The Man is good for the game

If you don't like Anthony Mundine, take a moment to forget about what he says and look closely at what he does.

Most rugby league fans, aspirants and even current players would agree that steering a side to a grand final berth in the premier competition in the world is an outstanding achievement.

And I reckon if you spoke to most of those involved in the boxing arena, few would argue that winning seven belts - including numerous Super Middleweight titles - marks a career of high distinction.

So how do you describe a man who has managed to achieve both, and still has more to offer?

Calling him "the" man might be going a little too far, but in some circles it's considered a much deserved label.

Under normal circumstances you might consider such an athlete a fine asset to sport in general and an inspiration to us all. Some would speak about him as a benchmark to success of sorts. They might even use such an individual to motivate their kids, telling them they might be that good someday if they eat their vegetables.

Believe it or not, there is a person who fits this description. But the plaudits aren't quite as forthcoming as you would expect - and there's a very good reason for it.

That man is Anthony Mundine, and he has one thing bigger than his trophy cabinet, list of achievements and talent all put together - his mouth.

He makes more claims than a stuntperson, more promises than a politician and will happily tell everybody else what he wants them to hear.

It's confidence, a huge ego, and self motivation. It's also attention seeking, exhibitionism and pig-headed arrogance. It's all of those attributes rolled into one.

It's the arrogance that comes across the most strongly. While it's possible to overstate yourself in a way that makes you seem more cheeky than anything, Mundine says it like he truly believes it. And it's that attribute that gets a lot of people offside.

But that's just the way Mundine is. It's part of who he is. And if Mundine is anything, he's certainly a character. It's largely his constant prattle that gets all of us talking about him. "I can't believe that Mundine fella thinks he's better than Fittler," you might say. And it gets a conversation going. You might even go on to discuss how many current five-eighths there are running around you think are far better. You talk about Mundine because he's a real character.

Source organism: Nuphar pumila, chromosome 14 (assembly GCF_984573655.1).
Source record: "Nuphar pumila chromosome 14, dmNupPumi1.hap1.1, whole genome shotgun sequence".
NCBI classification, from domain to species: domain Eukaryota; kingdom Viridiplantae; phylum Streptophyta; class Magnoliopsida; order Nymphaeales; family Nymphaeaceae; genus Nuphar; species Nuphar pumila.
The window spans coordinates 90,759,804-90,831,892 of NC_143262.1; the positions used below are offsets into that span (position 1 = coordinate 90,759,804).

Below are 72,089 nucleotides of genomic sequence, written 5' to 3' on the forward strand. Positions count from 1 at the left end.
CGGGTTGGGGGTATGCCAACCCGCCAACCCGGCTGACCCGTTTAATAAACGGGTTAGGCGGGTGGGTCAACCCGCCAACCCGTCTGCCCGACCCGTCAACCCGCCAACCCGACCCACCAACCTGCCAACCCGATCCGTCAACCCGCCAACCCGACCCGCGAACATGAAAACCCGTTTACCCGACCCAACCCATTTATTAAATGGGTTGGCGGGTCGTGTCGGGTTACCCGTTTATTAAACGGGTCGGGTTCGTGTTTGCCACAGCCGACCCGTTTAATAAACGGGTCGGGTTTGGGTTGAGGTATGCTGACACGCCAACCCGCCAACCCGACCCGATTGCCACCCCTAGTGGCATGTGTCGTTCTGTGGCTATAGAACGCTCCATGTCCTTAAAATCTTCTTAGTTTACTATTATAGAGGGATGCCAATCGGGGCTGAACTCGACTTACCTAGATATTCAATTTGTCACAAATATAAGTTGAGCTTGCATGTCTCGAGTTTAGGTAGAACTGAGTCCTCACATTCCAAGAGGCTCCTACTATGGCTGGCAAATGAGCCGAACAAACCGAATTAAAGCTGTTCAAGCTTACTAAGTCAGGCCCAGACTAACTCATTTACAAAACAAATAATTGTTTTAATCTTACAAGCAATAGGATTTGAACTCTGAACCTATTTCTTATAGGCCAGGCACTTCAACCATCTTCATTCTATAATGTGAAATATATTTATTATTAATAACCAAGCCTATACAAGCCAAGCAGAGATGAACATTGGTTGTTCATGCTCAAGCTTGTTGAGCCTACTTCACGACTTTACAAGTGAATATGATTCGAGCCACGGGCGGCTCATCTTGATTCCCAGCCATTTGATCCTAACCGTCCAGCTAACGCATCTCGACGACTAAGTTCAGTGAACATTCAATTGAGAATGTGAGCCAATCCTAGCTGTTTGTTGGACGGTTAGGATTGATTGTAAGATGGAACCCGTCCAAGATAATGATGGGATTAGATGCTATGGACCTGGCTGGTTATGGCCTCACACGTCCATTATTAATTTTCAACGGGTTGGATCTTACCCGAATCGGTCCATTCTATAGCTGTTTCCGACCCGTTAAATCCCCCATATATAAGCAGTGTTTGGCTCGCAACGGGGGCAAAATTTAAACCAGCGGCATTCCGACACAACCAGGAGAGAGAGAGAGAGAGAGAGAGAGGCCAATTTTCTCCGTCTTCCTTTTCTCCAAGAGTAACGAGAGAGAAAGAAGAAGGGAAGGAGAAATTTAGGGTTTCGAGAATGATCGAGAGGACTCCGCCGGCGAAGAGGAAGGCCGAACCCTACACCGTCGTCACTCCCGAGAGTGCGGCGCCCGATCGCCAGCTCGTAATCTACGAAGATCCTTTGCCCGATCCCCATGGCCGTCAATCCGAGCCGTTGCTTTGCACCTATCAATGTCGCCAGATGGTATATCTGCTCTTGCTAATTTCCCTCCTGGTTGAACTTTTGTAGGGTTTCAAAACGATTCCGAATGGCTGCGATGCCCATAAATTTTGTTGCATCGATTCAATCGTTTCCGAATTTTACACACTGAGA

He'll go down as a memorable one, too. Twenty years down the track we might see a young bloke on TV talking up his ability before a big game. "He reminds me of Anthony Mundine," you'll tell your kids. And when they ask you about him, you'll have plenty to say. "He was a mad bloke, used to box and play footy and go around saying he was as good as Superman!"

For most of us, he'll be remembered fondly. You always remember the characters in life, whether you liked them or not.

And that's just why Mundine is good for the game. He brings a character to the sport the likes of which we don't often see. In modern day rugby league, players are well-trained professionals. They'll tell you things such as they're taking it one game at a time and not getting too far ahead of themselves. Ask them about their upcoming opposition, and they might respond by commenting on the toughness of the match and how it cannot be taken lightly. What about how they might fare against their opposing number next weekend? "He's a good player but I'm just going to worry about my own game," you'll probably hear.

Not Mundine, though. He'll tell you that he's the world's best and his opposing number is running on old legs. Or even that he's imposed a sex ban on himself to gain an edge on other players!

Rugby league is famous for the many characters that have graced it throughout its history, and "Choc" is well and truly one of them.

He may not be "the" man to most of us, but he will always be remembered as "the" Anthony Mundine.


Halloran, Jessica (2005) Mundine moments Sydney Morning Herald [online]. Available from: [Accessed 9th April 2005].

BoxRec (2005) Anthony Mundine BoxRec [online]. Available from: [Accessed 10th April 2005].

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